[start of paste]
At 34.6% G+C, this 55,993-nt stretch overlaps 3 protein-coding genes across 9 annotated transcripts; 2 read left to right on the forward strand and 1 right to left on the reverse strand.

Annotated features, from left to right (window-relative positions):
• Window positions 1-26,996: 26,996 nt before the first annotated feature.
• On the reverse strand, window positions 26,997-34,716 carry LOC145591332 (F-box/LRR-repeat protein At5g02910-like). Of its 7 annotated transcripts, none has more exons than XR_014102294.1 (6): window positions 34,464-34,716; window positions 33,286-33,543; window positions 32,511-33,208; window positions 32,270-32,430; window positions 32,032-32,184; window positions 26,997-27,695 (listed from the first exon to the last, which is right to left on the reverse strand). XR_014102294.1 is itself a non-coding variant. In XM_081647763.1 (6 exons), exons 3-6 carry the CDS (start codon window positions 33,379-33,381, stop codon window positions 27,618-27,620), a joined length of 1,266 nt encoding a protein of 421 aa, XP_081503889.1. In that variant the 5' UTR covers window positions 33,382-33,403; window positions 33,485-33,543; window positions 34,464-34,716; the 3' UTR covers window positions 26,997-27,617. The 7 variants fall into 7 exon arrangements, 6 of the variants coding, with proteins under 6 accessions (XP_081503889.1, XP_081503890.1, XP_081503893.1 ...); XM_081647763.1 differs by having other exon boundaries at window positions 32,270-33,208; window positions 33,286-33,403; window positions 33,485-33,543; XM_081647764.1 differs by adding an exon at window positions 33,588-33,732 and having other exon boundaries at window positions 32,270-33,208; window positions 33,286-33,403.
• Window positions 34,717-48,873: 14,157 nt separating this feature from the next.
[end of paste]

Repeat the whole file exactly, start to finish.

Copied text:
At 34.6% G+C, this 55,993-nt stretch overlaps 3 protein-coding genes across 9 annotated transcripts; 2 read left to right on the forward strand and 1 right to left on the reverse strand.

Annotated features, from left to right (window-relative positions):
• Window positions 1-26,996: 26,996 nt before the first annotated feature.
• On the reverse strand, window positions 26,997-34,716 carry LOC145591332 (F-box/LRR-repeat protein At5g02910-like). Of its 7 annotated transcripts, none has more exons than XR_014102294.1 (6): window positions 34,464-34,716; window positions 33,286-33,543; window positions 32,511-33,208; window positions 32,270-32,430; window positions 32,032-32,184; window positions 26,997-27,695 (listed from the first exon to the last, which is right to left on the reverse strand). XR_014102294.1 is itself a non-coding variant. In XM_081647763.1 (6 exons), exons 3-6 carry the CDS (start codon window positions 33,379-33,381, stop codon window positions 27,618-27,620), a joined length of 1,266 nt encoding a protein of 421 aa, XP_081503889.1. In that variant the 5' UTR covers window positions 33,382-33,403; window positions 33,485-33,543; window positions 34,464-34,716; the 3' UTR covers window positions 26,997-27,617. The 7 variants fall into 7 exon arrangements, 6 of the variants coding, with proteins under 6 accessions (XP_081503889.1, XP_081503890.1, XP_081503893.1 ...); XM_081647763.1 differs by having other exon boundaries at window positions 32,270-33,208; window positions 33,286-33,403; window positions 33,485-33,543; XM_081647764.1 differs by adding an exon at window positions 33,588-33,732 and having other exon boundaries at window positions 32,270-33,208; window positions 33,286-33,403.
• Window positions 34,717-48,873: 14,157 nt separating this feature from the next.